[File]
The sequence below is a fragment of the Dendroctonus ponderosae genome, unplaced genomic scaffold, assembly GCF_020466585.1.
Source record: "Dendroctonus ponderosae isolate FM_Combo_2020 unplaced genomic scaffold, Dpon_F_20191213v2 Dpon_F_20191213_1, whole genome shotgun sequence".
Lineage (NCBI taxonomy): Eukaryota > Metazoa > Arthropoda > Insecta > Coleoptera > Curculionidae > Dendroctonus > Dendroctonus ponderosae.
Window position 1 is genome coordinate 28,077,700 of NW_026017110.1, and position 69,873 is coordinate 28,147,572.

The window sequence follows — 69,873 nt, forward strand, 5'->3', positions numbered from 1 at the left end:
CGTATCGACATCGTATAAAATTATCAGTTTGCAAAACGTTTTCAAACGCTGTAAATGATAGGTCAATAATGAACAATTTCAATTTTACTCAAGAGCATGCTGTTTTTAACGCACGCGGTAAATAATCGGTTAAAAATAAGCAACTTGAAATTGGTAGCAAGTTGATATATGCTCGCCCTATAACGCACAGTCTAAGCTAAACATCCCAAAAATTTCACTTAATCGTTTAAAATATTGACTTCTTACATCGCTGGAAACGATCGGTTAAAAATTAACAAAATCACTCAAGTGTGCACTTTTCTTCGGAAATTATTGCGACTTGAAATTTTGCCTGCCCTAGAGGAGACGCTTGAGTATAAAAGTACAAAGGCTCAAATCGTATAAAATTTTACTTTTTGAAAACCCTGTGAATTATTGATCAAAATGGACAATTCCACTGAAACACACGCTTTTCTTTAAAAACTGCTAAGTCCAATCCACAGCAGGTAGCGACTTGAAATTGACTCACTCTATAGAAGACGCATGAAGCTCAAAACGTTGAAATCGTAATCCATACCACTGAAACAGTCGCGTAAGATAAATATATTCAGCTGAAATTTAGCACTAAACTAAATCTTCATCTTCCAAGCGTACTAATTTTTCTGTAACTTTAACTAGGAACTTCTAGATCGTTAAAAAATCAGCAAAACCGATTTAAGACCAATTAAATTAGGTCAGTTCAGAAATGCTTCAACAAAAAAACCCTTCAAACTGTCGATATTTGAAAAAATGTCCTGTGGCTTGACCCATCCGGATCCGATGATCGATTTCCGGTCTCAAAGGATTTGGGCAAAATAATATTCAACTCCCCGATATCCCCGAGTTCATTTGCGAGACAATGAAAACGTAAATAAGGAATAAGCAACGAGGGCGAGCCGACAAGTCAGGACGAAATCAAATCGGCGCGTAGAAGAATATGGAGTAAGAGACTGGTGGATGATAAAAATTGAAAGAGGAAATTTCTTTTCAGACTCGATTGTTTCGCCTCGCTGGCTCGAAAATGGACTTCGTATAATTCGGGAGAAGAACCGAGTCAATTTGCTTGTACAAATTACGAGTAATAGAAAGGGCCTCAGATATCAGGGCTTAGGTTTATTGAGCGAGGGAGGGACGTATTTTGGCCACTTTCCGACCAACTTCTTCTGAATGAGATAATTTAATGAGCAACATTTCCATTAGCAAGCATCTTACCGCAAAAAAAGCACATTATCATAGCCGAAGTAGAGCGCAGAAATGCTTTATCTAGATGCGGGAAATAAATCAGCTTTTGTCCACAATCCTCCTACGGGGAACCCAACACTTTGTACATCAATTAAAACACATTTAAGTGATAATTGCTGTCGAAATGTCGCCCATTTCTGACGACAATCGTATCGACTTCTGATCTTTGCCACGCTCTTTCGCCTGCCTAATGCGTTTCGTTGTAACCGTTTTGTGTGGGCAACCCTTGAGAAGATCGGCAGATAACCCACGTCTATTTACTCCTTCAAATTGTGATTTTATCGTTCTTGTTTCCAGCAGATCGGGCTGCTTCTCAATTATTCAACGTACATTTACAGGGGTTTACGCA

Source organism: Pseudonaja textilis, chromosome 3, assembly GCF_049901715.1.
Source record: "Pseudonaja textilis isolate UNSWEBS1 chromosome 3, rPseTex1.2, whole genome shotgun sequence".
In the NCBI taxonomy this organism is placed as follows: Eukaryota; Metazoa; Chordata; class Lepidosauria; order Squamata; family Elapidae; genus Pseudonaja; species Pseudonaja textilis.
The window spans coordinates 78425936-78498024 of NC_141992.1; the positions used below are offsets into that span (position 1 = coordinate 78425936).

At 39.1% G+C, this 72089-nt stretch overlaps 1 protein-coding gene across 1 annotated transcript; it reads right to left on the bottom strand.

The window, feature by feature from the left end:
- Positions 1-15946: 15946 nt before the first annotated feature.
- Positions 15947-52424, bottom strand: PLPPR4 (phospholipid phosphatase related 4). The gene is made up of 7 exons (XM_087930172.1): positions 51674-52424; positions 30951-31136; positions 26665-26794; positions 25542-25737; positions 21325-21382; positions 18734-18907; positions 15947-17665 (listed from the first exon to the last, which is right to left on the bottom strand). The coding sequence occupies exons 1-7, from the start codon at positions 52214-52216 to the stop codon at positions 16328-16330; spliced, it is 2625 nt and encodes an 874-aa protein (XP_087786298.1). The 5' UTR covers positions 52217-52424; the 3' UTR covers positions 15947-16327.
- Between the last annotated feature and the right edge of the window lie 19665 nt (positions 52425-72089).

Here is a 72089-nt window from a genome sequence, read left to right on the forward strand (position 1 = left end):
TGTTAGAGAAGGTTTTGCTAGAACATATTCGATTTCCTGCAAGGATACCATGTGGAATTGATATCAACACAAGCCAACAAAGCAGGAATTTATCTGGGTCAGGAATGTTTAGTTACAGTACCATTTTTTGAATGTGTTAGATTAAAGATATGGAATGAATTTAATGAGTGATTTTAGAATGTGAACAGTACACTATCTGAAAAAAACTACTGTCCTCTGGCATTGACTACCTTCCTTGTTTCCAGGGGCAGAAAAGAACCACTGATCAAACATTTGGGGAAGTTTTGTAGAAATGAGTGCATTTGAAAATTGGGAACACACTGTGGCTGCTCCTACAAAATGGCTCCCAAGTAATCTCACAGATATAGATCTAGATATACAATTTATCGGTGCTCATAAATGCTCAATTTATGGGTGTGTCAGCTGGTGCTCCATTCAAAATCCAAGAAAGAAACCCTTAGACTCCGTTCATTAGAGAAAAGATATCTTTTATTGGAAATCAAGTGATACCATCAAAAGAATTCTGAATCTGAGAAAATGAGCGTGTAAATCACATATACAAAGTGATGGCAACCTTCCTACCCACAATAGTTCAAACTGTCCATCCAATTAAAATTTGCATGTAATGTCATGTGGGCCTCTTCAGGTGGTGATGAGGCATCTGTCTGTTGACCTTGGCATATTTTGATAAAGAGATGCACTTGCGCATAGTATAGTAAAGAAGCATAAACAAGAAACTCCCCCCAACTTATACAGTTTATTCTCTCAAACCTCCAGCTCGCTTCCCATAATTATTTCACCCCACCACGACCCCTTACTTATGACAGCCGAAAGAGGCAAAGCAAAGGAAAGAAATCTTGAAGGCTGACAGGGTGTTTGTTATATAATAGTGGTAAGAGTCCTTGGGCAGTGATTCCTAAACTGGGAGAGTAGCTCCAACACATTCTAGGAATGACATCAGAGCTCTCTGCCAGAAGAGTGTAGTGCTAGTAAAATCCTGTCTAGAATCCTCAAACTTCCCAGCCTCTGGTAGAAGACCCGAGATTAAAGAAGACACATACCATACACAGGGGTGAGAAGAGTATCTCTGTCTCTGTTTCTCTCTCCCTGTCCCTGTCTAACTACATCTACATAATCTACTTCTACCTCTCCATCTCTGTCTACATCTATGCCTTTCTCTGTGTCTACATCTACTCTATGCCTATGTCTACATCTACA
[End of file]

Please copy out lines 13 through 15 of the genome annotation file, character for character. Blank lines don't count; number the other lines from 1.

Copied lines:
- Positions 1-15946: 15946 nt before the first annotated feature.
- Positions 15947-52424, bottom strand: PLPPR4 (phospholipid phosphatase related 4). The gene is made up of 7 exons (XM_087930172.1): positions 51674-52424; positions 30951-31136; positions 26665-26794; positions 25542-25737; positions 21325-21382; positions 18734-18907; positions 15947-17665 (listed from the first exon to the last, which is right to left on the bottom strand). The coding sequence occupies exons 1-7, from the start codon at positions 52214-52216 to the stop codon at positions 16328-16330; spliced, it is 2625 nt and encodes an 874-aa protein (XP_087786298.1). The 5' UTR covers positions 52217-52424; the 3' UTR covers positions 15947-16327.
- Between the last annotated feature and the right edge of the window lie 19665 nt (positions 52425-72089).